The Leaders Summit on Climate: the Largest Virtual Climate Conference of World Leaders

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Artwork/Kayla Zhang’24

Divya Sharma, Online Sports Editor

On April 22 and April 23, President Joe Biden hosted the largest virtual gathering of world leaders, the Leaders Summit on Climate. The summit was a conference to discuss the ongoing climate crisis on our planet, and further reflected President Biden’s commitment to spreading awareness and combating the climate crisis 

Throughout this conference, the Biden Administration continuously reiterated that their main objective was to prove that the United States can and will take climate action that will simultaneously ensure economic prosperity. On the first day of the conference, President Biden stated his plan for the United States which included the nation moving towards a green/greener economy in all job sectors, which will create jobs for blue-collar workers; he also stated that the nation’s goal for the economy is to have net-zero carbon emissions at the latest by 2050. 

Along with the economy, the most noteworthy goal set by President Biden throughout the duration of the summit was to reduce the United States’s greenhouse gas emissions to at least 50% below the 2005 level. In addition to the United States’s climate objectives, the Leaders Summit on Climate also included many speeches and objectives stated by nations around the world to combat this global catastrophe. For instance, Japan pledged that they will cut their greenhouse gas emissions to almost 50% below their 2013 emission level, and Brazil pledged to achieve net-zero carbon emissions by 2050, as well as attempt to ban illegal deforestation by 2030. 

Many of the pledges from Biden have come with praise but also some concerns as to whether they are just promises or will actually get passed in the divided status of the United States. Senior and EnAct co-head Abby Weinstein said, “To be honest, though, part of me feels like this summit was really just meant to be symbolic—they told us what we want to hear, but I’m not convinced that the policy will take shape as fast as the commitment. Like, if we can’t even get a bill addressing infrastructure, an issue everyone agrees needs to be dealt with, passed without major concessions (if at all), what will it be like when the bill’s focus is on climate change, something half the nation neglects/denies?” However, overall the summit brought about this concept of new hope in our nation. Weinstein said, “It made me feel good to read about what happened. Biden made some very reassuring pledges like an international finance plan.”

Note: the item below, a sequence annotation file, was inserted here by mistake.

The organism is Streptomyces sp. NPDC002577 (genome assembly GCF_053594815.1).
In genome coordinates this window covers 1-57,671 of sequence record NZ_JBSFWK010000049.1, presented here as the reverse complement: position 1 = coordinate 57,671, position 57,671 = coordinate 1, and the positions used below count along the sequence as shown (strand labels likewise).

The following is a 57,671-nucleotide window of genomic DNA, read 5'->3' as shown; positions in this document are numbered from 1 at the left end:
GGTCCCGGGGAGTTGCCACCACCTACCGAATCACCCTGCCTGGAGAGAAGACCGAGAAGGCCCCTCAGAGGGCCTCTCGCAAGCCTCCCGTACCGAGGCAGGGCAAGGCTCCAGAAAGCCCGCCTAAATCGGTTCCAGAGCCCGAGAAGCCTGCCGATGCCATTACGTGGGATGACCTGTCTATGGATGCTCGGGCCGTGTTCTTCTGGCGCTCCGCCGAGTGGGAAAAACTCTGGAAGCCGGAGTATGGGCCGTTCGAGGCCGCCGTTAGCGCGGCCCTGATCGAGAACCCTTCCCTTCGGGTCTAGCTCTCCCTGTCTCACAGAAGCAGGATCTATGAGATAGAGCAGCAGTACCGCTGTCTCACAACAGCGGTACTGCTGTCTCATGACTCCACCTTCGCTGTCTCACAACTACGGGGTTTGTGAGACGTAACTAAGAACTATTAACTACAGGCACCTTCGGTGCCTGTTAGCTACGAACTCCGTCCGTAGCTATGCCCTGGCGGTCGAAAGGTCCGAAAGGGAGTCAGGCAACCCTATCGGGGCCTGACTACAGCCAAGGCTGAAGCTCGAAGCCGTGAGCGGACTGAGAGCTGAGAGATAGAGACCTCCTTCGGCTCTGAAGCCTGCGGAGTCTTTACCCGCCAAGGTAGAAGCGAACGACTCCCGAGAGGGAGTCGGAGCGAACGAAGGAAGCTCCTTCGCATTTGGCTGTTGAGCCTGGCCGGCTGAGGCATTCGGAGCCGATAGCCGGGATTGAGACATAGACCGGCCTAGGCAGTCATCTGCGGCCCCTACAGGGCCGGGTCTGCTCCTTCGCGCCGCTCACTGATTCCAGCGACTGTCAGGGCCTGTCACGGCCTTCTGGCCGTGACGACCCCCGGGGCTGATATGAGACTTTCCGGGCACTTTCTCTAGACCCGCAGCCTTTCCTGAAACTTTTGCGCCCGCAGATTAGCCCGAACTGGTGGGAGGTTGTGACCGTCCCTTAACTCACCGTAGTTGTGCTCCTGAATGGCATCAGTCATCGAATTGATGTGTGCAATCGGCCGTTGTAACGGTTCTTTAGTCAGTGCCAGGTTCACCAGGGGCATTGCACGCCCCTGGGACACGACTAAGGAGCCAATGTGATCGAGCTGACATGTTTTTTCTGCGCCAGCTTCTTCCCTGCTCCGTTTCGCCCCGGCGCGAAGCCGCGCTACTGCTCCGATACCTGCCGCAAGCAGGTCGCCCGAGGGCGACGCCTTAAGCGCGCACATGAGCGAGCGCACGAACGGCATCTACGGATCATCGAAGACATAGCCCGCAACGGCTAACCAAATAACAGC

All of these ideas and objectives are given by countries from around the world to display a call to action as well as emphasize the urgent need for changes in our practices that will hopefully arrive soon in our nation. 

 

Sources: 

  • “Leaders Summit on Climate Summary of Proceedings.” The White House, The United States Government, 23 Apr. 2021, www.whitehouse.gov/briefing-room/statements-releases/2021/04/23/leaders-summit-on-climate-summary-of-proceedings/. 
  • Sullivan, Kate, and Kevin Liptak. “Biden Announces US Will Aim to Cut Carbon Emissions by as Much as 52% by 2030 at Virtual Climate Summit | CNN Politics.” CNN, Cable News Network, 23 Apr. 2021, www.cnn.com/2021/04/22/politics/white-house-climate-summit/index.html. 
  • “The Leaders’ Summit on Climate 2021: A Summary.” Earth.Org – Past | Present | Future, 3 May 2021, earth.org/leaders-summit-on-climate-2021-a-summary/. 
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